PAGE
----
Color is a strong component of your work. Can you explain its significance?
Color is relative, and the human eye is subject to error in judgement of what it sees. I’ve thought a lot about the similarities between color perception and identity.
Whenever an artist of color makes work I’ve found that the conversations around issues of “race” and the assumption of accompanying character traits, either aren’t had, dismissed as common knowledge or they’re not generative.
This was the case with some initial work I was making in CCA’s MFA program. I was using a series of recontextualized image comparisons to challenge objectivity of knowledge. Closer investigations helped me discover an interesting way to talk about the limitations of sight and past knowledge by using orange as a metaphor to discuss the black body.
How has your personal experience influenced the exploration of power and the comparison of historic and contemporary image relationships?
The experience of acting in my skin informs the work I create. In my appearance I carry a specific history that I am constantly at war with. The fact that I live in America that our amber waves of grain were watered by pools of native blood, weeded by dark skinned Africans, or harvested by Mexicans are contemplations.
I am fighting internal hatred and always trying to expand my idea of “self” to include others. I want to meet someone in a moment and engage, not the history of that person, but the positive possibility of that person. I am working “to be for and with another.”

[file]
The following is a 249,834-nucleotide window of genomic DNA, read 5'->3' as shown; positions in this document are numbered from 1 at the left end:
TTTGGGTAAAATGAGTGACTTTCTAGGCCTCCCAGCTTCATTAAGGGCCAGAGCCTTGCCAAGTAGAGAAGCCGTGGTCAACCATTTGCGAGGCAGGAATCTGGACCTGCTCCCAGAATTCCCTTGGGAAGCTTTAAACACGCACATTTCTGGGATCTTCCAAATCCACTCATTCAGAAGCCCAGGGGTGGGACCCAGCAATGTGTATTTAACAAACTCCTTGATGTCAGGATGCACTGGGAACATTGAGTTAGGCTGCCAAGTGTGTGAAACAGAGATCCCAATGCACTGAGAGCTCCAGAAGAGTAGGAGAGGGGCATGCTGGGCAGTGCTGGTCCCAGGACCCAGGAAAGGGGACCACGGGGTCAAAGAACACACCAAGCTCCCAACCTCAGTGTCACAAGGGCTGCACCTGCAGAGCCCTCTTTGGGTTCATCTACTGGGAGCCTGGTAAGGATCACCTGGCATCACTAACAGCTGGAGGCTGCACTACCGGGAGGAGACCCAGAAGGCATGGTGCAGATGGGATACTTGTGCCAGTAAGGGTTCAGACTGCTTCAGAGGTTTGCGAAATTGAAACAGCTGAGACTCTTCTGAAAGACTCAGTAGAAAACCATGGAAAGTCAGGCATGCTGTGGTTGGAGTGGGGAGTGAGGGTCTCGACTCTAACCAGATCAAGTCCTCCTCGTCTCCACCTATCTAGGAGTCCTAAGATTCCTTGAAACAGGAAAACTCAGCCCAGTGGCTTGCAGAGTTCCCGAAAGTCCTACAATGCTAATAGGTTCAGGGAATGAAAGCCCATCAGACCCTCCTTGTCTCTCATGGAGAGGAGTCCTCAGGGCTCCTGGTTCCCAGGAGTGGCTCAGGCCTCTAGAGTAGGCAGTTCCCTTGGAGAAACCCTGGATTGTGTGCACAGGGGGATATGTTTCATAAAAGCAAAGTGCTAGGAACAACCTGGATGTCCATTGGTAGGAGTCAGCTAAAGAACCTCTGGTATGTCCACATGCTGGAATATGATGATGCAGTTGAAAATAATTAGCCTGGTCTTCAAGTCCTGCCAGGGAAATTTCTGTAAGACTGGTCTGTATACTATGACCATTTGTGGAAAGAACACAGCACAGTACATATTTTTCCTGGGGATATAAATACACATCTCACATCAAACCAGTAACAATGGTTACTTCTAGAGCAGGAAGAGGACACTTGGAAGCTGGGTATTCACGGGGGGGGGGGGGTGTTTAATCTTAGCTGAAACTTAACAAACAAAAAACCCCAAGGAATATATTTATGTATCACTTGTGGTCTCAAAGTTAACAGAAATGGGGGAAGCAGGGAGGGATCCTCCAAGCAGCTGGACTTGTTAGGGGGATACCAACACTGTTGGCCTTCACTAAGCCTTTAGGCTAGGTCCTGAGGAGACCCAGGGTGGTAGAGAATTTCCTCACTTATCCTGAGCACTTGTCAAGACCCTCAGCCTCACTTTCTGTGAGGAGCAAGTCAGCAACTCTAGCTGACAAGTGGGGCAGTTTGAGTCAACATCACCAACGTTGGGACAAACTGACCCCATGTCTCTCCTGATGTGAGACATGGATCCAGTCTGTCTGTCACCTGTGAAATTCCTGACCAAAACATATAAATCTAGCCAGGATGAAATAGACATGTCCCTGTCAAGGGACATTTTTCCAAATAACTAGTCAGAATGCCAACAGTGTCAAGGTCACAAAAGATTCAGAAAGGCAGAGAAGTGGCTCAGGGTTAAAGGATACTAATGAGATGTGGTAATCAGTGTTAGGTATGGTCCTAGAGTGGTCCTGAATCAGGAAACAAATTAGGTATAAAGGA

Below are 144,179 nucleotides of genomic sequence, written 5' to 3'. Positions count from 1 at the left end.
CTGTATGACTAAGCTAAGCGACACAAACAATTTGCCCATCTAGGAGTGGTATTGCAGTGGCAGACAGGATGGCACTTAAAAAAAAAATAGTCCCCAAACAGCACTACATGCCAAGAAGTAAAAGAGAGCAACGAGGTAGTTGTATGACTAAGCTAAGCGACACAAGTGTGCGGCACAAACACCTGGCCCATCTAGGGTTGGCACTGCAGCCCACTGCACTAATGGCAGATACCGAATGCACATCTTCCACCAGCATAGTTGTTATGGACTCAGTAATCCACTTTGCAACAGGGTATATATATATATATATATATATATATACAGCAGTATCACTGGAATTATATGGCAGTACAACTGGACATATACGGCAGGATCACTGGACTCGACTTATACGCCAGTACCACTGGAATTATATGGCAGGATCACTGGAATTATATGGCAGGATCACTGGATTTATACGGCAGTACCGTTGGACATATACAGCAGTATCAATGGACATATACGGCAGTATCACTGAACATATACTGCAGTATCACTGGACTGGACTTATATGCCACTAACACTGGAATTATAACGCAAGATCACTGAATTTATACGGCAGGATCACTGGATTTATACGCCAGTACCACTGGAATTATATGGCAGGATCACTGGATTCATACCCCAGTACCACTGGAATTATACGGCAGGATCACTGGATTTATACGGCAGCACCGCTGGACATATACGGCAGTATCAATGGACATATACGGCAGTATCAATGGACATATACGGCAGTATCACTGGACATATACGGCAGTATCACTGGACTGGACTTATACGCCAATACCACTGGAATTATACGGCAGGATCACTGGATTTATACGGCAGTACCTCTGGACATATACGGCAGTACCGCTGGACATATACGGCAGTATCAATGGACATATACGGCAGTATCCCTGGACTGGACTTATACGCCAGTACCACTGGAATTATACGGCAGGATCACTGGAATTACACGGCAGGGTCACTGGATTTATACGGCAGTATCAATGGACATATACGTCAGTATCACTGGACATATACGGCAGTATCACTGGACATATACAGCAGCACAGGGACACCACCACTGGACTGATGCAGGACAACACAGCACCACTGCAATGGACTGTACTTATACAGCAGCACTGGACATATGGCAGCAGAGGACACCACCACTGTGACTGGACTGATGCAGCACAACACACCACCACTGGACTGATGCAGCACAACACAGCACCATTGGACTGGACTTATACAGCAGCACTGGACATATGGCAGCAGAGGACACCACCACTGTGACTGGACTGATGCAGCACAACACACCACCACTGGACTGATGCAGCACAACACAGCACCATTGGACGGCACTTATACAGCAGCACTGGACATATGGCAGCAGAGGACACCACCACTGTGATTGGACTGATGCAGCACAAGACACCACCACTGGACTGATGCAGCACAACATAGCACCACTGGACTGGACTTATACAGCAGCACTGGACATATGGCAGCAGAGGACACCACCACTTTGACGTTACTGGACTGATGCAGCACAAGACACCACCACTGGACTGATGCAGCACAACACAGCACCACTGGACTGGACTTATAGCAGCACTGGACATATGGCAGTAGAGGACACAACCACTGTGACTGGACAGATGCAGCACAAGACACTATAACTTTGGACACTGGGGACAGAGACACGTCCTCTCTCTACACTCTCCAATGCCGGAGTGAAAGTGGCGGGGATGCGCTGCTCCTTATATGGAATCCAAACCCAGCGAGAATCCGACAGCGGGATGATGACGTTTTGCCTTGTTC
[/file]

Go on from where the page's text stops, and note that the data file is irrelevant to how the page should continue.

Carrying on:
How do you hope viewers engage with your work, and what do you hope they take away?
Vanitas is a clever style of still life painting. It involves the slowing of time to a single frame, and the insertion of beautiful symbols to talk about morality. I hope the things I make create questions. I hope the viewer acknowledges beauty as well as tragedy. If the observer comes close, interacts with something human and reconsiders how they interact with others, I’d be okay with that.
How will the Jack and Gertrude Murphy Fellowships and the Edwin Anthony and Adelaine Bourdeaux Cadogan Scholarships Awards, administered by The San Francisco Foundation, and the accompanying exhibition support your work and future artistic development?
This award will allow me to strengthen my practice, devote more time to creating art and less time to working, and I can buy supplies I need for upcoming work.
Latosha Stimage is an MFA student at California College of the Arts. She is currently living and working in the bay area.
About the Interviewer
Carolina Quintanilla serves as Interim Gallery Creative Partnerships Manager for SOMArts Cultural Center. She is a graduate of California State University, Northridge where she received her B.A. in Asian American Studies and is currently an MA student in the Ethnic Studies department at San Francisco State University.
Stimage’s artwork is on view September 3–26, 2015, at SOMArts Cultural Center, as part of The TSFF & SOMArts Annual Murphy & Cadogan Contemporary Art Awards Exhibition. To learn more about the exhibition, click here.
Images top to Bottom: Oranges, 2015, photo by Dan Fenstermacher; Oranges (detail), 2015, courtesy the artist; Latosha Stimage next to “Oranges,” photo by J. Astra Brinkmann